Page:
Generally speaking, self-prescribing a controlled substance is never a good idea. While we may not think of Adderall as a “bad” drug, it is one that students in particular often become addicted to. Studies estimate that nearly 1 in 6 students in college misuse ADHD medication, yet we often do not perceive this as the problem it is because it isn’t used for insobriety but rather to get ahead of work.
Adderall and other similar medications are classified as amphetamines, a class of drugs characterized by the ease of addiction and their stimulation of different parts of the brain. It is easy to become dependent, especially at the collegiate level, when you feel that a stimulant can help you crank out a paper or study for a test you haven’t prepared for. In submitting to that idea, the line between user and addict may be crossed. While the effects are not nearly as taxing as some other drugs, there is no need to self-medicate with an unnecessary stimulant that compromises your brain chemistry.
When friends tell me they need an Adderall to get through the week or ask me incessantly for one before a test, I worry that they fail to understand what it means to really need a medication. There is a very clear line between necessity and want, and this line is especially clear in the consumption of pharmaceuticals.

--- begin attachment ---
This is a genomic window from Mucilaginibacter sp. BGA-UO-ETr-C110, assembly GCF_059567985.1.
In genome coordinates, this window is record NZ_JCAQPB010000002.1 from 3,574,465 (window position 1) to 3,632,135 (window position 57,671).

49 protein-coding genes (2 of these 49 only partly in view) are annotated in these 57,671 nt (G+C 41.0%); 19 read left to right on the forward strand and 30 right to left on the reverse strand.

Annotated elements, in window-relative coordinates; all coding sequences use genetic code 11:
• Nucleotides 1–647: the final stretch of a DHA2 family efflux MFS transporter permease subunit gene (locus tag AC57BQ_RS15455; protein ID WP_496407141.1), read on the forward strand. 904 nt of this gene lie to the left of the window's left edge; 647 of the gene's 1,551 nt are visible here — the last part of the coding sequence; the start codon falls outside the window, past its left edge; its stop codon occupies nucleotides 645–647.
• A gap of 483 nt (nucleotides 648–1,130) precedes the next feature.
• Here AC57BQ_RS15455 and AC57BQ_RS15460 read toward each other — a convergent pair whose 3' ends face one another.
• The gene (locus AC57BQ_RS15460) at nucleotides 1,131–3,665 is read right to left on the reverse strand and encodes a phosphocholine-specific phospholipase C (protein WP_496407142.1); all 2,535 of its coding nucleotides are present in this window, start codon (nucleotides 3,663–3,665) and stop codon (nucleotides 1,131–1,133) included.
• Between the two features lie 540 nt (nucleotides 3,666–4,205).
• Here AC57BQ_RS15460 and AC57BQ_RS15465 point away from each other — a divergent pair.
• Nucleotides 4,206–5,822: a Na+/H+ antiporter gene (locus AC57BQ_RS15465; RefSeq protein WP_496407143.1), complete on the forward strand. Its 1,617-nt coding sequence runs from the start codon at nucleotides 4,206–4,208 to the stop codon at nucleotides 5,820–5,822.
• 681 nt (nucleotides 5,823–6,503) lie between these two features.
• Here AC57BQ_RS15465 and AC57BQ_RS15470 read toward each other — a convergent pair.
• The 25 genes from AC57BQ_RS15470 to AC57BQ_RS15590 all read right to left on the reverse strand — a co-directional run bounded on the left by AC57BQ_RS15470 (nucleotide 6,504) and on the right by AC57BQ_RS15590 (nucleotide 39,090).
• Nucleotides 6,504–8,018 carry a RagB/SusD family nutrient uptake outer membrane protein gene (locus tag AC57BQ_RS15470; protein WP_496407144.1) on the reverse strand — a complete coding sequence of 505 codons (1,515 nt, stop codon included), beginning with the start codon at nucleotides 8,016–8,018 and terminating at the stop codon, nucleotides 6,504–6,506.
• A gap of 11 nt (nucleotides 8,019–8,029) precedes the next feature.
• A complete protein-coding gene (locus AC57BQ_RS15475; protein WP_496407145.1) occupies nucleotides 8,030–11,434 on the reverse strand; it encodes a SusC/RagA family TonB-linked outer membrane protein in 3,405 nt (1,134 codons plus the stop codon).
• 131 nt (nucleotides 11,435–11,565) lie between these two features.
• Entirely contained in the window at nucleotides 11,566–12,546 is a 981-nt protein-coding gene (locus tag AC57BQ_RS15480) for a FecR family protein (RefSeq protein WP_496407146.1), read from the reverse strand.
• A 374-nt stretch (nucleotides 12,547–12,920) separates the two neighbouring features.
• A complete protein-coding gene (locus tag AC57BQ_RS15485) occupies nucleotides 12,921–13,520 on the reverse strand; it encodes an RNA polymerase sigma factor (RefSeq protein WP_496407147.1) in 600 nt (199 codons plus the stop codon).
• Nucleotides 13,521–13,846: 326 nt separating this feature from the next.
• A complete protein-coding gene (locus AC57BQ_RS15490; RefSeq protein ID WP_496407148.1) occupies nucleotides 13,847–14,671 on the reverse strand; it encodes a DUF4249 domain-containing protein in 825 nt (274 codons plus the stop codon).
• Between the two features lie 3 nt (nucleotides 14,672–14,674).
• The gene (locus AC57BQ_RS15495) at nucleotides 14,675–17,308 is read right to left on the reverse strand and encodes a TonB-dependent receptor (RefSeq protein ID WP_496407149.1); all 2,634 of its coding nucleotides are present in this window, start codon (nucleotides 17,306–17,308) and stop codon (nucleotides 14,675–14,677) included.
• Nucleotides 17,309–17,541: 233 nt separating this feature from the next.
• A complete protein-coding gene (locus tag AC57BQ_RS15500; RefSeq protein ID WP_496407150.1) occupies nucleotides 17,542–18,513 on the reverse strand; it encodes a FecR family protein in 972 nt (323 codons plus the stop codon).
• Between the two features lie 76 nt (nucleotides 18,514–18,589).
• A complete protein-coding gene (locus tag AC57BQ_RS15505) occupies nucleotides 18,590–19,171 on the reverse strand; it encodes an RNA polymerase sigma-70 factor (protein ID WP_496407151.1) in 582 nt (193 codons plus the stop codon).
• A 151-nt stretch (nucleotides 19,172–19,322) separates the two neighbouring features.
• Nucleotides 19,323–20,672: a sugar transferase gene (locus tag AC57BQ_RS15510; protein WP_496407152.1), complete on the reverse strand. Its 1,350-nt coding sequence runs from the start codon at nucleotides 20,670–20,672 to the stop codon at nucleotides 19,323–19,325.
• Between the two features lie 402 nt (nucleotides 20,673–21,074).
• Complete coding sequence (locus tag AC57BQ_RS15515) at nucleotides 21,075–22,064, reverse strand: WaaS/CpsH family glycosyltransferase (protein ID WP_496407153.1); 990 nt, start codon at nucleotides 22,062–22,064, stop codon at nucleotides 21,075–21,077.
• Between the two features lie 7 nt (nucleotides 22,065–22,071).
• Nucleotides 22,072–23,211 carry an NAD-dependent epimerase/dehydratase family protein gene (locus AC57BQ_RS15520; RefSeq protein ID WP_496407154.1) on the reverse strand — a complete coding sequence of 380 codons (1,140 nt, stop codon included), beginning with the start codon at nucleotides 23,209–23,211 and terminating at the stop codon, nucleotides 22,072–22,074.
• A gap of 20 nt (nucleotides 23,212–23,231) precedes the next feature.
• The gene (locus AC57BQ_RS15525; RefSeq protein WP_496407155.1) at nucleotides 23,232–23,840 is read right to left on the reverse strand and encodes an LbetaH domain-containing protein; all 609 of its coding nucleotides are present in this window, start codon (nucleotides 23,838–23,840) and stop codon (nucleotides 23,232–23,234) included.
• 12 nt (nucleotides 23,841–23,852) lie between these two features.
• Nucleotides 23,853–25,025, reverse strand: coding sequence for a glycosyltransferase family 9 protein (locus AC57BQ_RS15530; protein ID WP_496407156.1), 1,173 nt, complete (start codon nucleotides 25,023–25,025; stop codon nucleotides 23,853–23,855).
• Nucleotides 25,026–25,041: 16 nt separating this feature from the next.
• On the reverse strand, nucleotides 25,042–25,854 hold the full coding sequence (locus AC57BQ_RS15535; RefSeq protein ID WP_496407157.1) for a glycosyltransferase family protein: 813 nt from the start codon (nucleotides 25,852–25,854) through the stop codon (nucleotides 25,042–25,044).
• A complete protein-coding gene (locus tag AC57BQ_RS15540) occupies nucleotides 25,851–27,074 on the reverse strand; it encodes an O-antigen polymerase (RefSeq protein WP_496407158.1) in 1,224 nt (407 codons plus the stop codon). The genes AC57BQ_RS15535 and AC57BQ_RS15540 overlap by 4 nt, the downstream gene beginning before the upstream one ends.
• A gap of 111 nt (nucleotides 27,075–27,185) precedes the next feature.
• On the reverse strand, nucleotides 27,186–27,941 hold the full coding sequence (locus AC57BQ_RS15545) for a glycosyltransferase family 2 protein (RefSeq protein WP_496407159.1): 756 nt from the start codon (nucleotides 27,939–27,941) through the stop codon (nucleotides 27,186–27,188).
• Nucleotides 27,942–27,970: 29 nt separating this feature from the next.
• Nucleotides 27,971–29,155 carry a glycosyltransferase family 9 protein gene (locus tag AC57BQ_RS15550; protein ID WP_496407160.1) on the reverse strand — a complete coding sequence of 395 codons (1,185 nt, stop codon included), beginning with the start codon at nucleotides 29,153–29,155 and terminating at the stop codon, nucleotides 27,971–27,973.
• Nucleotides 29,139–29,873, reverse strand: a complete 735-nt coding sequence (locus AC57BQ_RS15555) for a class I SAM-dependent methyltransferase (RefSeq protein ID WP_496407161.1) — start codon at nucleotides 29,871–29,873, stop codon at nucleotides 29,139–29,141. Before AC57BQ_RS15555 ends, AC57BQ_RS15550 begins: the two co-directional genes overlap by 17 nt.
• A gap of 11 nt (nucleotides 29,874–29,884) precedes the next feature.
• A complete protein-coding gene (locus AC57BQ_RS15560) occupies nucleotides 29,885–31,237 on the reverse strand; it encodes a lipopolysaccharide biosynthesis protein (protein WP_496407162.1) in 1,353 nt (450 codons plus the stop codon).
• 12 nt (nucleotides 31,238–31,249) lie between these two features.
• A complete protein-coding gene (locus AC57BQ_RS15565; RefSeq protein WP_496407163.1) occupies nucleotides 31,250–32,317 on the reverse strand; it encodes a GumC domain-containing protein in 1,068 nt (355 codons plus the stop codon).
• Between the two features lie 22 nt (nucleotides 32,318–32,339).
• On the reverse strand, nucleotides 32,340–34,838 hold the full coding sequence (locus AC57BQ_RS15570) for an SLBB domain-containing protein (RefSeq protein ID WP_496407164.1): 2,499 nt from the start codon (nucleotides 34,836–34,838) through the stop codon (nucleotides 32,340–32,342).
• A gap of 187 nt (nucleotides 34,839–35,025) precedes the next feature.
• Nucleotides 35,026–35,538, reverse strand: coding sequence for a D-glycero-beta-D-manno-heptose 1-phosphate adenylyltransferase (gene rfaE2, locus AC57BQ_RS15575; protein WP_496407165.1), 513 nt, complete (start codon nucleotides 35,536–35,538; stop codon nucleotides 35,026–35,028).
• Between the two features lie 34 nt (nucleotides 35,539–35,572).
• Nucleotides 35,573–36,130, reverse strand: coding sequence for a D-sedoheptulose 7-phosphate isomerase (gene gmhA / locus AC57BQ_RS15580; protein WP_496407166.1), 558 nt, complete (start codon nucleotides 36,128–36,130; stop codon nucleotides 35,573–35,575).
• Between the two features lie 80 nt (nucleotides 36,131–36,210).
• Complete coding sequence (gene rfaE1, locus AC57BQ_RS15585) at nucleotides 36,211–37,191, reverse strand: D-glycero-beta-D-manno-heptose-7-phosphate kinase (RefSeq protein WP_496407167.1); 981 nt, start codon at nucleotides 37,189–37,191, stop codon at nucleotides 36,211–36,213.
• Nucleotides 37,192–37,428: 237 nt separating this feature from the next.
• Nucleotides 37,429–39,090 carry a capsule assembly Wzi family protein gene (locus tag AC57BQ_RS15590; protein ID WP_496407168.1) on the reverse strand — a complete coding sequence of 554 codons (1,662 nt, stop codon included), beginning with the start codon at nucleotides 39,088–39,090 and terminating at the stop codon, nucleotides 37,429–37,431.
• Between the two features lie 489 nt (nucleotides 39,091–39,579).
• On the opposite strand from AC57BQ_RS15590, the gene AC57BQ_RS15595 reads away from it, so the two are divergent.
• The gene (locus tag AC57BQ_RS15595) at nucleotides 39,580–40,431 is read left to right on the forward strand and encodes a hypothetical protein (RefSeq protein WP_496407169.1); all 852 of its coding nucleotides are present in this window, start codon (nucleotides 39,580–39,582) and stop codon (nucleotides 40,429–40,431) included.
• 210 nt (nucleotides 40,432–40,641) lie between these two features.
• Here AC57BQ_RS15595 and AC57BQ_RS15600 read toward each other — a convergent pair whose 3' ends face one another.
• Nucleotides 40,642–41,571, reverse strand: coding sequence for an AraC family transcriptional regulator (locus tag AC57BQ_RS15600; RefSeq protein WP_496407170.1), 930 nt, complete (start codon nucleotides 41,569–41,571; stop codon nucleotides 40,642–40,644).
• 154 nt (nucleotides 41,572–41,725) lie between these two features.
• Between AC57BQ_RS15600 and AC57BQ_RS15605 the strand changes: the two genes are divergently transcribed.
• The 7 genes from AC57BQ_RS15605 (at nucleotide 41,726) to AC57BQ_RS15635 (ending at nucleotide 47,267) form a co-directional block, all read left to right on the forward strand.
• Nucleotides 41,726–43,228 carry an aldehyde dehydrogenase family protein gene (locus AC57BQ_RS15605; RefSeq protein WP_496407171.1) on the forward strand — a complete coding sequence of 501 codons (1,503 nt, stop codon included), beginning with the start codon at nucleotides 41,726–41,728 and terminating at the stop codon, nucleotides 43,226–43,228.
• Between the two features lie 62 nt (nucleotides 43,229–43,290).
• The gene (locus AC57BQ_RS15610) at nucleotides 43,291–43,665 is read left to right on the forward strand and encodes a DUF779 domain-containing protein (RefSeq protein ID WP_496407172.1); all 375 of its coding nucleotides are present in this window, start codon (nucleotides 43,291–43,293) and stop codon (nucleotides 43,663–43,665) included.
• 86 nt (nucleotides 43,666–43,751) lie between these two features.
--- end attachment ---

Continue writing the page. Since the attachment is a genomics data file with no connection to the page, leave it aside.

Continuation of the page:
For those who do not have ADHD and seek out Adderall, be cognizant of the people and purpose these drugs aim to assist. If you do not have these troubles in the classroom, be grateful that you can achieve a similar affect with buying a Venti coffee at Starbucks. Medication should not be a means of alleviating your responsibilities.
To everyone I inevitably send this article to, no, I will not sell you my medicine, but if you need me to save you a seat at Gorgas, you’ve got my number.
Madeline Anscombe is a senior majoring in anthropology. Her column runs biweekly.